The 2023 General Assembly session kicks-off on Jan. 11, and lawmakers from this region figure to make some noise in the upcoming session.
We invited Tara Durant, Nick Freitas, Bobby Orrock, and Phillip Scott of the House of Delegates, as well as Bryce Reeves and Richard Stuart of the State Senate, to discuss their priorities. Orrock, Reeves, and Scott accepted.
Here’s what to watch for starting this week.
Reeves’ failure to win the Republican Primary in the 7th District last year hasn’t dampened his enthusiasm for serving our area. His plate is full, but two issues will consume much of his time.
The first is our veterans. Last year the governor signed a bill to give a tax break to retired veterans age 55 and older. This year, Reeves is looking to lower that age threshold in a bid to keep veterans from leaving the state.
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“Virginia was growing our veterans’ population by 1% to 2% per year” before COVID, Reeves said. “After COVID, they started moving away to tax-free states like Tennessee, Texas, and Florida.” He attributes this to increased remote work policies that allowed younger military retirees working other jobs in the state to leave for no-tax states because they didn’t have to be here to work.
He’s also looking to score a win with his Veterans Promise for Higher Education bill. This would allow active military in Virginia to gain automatic admittance to Virginia universities, provided they meet all the requirements for admission.
His other focus is the gaming industry. Working with Del. Paul Krizek, D-Fairfax, Reeves is looking to create a new committee to deal with problem gambling. Calls to a hotline run by the Virginia Council on Problem Gambling have surged 143% over the past three years, and those numbers will only climb as gambling continues to grow.
Other issues Reeves will be involved with include: Addressing abuses of the Farm Use tag, school choice, Fentanyl, and health insurance.
Entering his 33rd year in the House of Delegates, Orrock’s primary concern is health care.
His big push will be establishing a nursing home staffing ratio. “The issue has been before us for 10 years or more,” he says. “Ideally, there’d be one staff member per resident, but that’s not economically feasible.” But that’s not the biggest challenge. “We don’t have the workforce, and we don’t have the training” we need now, Orrock said, to meet the demand.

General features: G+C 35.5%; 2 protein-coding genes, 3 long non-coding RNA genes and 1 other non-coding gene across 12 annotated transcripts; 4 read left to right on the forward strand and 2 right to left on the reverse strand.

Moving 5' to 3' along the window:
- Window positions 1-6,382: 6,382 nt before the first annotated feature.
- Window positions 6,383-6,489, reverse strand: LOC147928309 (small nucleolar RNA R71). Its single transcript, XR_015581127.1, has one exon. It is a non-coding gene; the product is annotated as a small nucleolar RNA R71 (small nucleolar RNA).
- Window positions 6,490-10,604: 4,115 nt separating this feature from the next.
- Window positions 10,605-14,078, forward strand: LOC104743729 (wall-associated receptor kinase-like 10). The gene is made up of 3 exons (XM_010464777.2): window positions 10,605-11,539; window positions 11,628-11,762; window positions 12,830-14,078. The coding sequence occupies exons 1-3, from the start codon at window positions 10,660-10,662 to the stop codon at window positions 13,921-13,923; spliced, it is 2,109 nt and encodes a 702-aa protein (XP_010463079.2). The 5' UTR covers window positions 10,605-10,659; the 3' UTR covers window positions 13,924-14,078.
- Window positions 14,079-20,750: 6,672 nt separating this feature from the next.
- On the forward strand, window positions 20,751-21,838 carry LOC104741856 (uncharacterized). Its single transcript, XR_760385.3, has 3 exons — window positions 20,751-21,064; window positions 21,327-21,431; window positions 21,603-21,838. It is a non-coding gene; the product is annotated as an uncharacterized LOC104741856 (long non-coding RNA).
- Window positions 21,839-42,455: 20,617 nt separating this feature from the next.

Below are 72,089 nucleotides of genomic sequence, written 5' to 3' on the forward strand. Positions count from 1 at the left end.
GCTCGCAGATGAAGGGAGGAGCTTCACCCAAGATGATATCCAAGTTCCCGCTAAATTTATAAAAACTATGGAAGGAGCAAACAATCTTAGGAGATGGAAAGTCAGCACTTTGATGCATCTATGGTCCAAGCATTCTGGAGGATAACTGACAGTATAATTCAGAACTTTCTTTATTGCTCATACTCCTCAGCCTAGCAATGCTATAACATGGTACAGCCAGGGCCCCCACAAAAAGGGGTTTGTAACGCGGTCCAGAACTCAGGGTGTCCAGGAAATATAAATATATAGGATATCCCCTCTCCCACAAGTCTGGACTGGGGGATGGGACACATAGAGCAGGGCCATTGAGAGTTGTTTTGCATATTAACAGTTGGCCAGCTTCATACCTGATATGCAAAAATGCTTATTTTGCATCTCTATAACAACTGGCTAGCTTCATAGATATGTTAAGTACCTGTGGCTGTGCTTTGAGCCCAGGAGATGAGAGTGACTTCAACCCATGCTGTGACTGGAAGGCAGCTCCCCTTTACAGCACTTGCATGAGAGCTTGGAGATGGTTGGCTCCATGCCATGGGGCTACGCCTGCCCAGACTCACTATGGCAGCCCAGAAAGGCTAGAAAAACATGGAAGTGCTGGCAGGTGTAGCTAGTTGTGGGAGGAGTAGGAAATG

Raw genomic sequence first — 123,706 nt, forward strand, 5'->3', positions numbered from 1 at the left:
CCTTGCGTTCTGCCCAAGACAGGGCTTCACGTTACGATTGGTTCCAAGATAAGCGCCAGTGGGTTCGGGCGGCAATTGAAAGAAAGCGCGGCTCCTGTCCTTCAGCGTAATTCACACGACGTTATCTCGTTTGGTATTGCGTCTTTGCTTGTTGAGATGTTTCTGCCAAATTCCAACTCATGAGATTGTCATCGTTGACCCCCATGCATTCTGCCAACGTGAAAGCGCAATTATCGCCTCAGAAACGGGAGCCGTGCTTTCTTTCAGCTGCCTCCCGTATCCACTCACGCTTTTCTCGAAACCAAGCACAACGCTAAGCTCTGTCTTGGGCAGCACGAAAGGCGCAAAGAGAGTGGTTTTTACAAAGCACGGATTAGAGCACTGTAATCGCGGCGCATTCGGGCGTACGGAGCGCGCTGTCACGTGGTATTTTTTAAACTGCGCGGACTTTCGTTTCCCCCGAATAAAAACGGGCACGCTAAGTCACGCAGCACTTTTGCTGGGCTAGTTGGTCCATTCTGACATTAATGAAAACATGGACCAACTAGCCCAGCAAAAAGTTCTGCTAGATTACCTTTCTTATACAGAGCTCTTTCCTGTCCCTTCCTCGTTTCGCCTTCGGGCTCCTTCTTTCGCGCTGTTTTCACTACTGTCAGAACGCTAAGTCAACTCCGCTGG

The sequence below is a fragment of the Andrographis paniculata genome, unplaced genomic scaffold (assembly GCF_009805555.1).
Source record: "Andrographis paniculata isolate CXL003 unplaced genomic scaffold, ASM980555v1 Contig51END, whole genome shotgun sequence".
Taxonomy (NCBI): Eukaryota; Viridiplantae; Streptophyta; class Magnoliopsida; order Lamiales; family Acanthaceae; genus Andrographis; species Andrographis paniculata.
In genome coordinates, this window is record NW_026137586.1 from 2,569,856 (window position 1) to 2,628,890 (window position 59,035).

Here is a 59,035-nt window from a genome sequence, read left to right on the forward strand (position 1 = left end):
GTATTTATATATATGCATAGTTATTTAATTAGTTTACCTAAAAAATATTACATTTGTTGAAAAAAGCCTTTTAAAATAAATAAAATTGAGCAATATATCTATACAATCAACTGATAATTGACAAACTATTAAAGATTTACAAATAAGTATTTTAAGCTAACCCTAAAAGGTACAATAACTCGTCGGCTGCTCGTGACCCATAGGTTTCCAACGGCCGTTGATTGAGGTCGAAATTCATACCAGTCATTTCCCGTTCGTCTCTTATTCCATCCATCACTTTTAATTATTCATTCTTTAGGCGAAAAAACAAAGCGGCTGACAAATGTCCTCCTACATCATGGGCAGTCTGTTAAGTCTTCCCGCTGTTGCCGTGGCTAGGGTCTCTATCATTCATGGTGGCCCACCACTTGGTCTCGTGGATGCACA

Orrock wants to go through the Department of Health to work with regulators, who can then set up the guidelines for what proper staffing looks like. Regulators, he notes, can gather the appropriate parties and take the time necessary to get a sound policy in place.
Once in place, homes that don’t come up to standard would then work with the health department to identify where they’re struggling and find the appropriate solution.
He’s working with Democrat George Barker on the Senate side.
Another health matter of interest to Orrock is trying to give paramedics more latitude in the care they provide to hospitals when they are employed by a hospital. It’s one way to try and address the critical shortage of medical providers.
Other areas of interest include: Developing a state-wide book review policy for school districts, dealing with Medicare fraud, and finding a way to stop unsolicited text messages to mobile phones.
First elected in 2021, Scott’s focus this year will be mainly in the area of education.
His concern, he says, is to ensure “access to quality education” for every student. Working with Republican Glenn Davis in the House of Delegates, Scott wants to reallocate educational funding sources to “level the playing field” for students and their parents. He believes the best way to do this is to set up “Educational Success Accounts.”
ESAs, according to the Policy Circle, “enable parents to ‘withdraw their children from public district … schools and receive a deposit of public funds into government-authorized savings accounts with restricted, but multiple, uses.” Parents then use those funds to purchase approved educational services for their children.
To help with the teacher shortage, Scott would like to incentivize military members to enter the teaching profession as a second career by allowing them to bring with them up to 4 years toward their retirement.
Another area of concern for him is growing the number of mental health workers.